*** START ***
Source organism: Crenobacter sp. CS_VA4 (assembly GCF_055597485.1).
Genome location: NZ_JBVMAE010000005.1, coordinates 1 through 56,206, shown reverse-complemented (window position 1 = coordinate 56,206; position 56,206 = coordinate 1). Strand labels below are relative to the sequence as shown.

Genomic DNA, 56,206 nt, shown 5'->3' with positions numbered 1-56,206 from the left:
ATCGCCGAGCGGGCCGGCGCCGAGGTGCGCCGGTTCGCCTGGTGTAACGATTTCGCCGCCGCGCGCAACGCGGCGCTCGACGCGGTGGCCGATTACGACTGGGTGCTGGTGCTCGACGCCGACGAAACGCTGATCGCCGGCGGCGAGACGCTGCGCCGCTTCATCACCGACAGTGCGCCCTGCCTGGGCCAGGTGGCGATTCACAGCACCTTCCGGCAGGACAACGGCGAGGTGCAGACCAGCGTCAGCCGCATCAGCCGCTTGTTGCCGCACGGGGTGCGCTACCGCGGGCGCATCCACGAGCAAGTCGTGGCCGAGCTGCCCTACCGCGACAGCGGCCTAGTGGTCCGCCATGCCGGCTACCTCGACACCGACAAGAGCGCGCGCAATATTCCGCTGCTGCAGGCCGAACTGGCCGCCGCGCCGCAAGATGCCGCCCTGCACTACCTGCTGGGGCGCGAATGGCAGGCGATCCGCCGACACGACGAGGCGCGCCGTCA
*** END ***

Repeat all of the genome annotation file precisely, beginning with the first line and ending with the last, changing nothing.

Source organism: Crenobacter sp. CS_VA4 (assembly GCF_055597485.1).
Genome location: NZ_JBVMAE010000005.1, coordinates 1 through 56,206, shown reverse-complemented (window position 1 = coordinate 56,206; position 56,206 = coordinate 1). Strand labels below are relative to the sequence as shown.

Genomic DNA, 56,206 nt, shown 5'->3' with positions numbered 1-56,206 from the left:
ATCGCCGAGCGGGCCGGCGCCGAGGTGCGCCGGTTCGCCTGGTGTAACGATTTCGCCGCCGCGCGCAACGCGGCGCTCGACGCGGTGGCCGATTACGACTGGGTGCTGGTGCTCGACGCCGACGAAACGCTGATCGCCGGCGGCGAGACGCTGCGCCGCTTCATCACCGACAGTGCGCCCTGCCTGGGCCAGGTGGCGATTCACAGCACCTTCCGGCAGGACAACGGCGAGGTGCAGACCAGCGTCAGCCGCATCAGCCGCTTGTTGCCGCACGGGGTGCGCTACCGCGGGCGCATCCACGAGCAAGTCGTGGCCGAGCTGCCCTACCGCGACAGCGGCCTAGTGGTCCGCCATGCCGGCTACCTCGACACCGACAAGAGCGCGCGCAATATTCCGCTGCTGCAGGCCGAACTGGCCGCCGCGCCGCAAGATGCCGCCCTGCACTACCTGCTGGGGCGCGAATGGCAGGCGATCCGCCGACACGACGAGGCGCGCCGTCA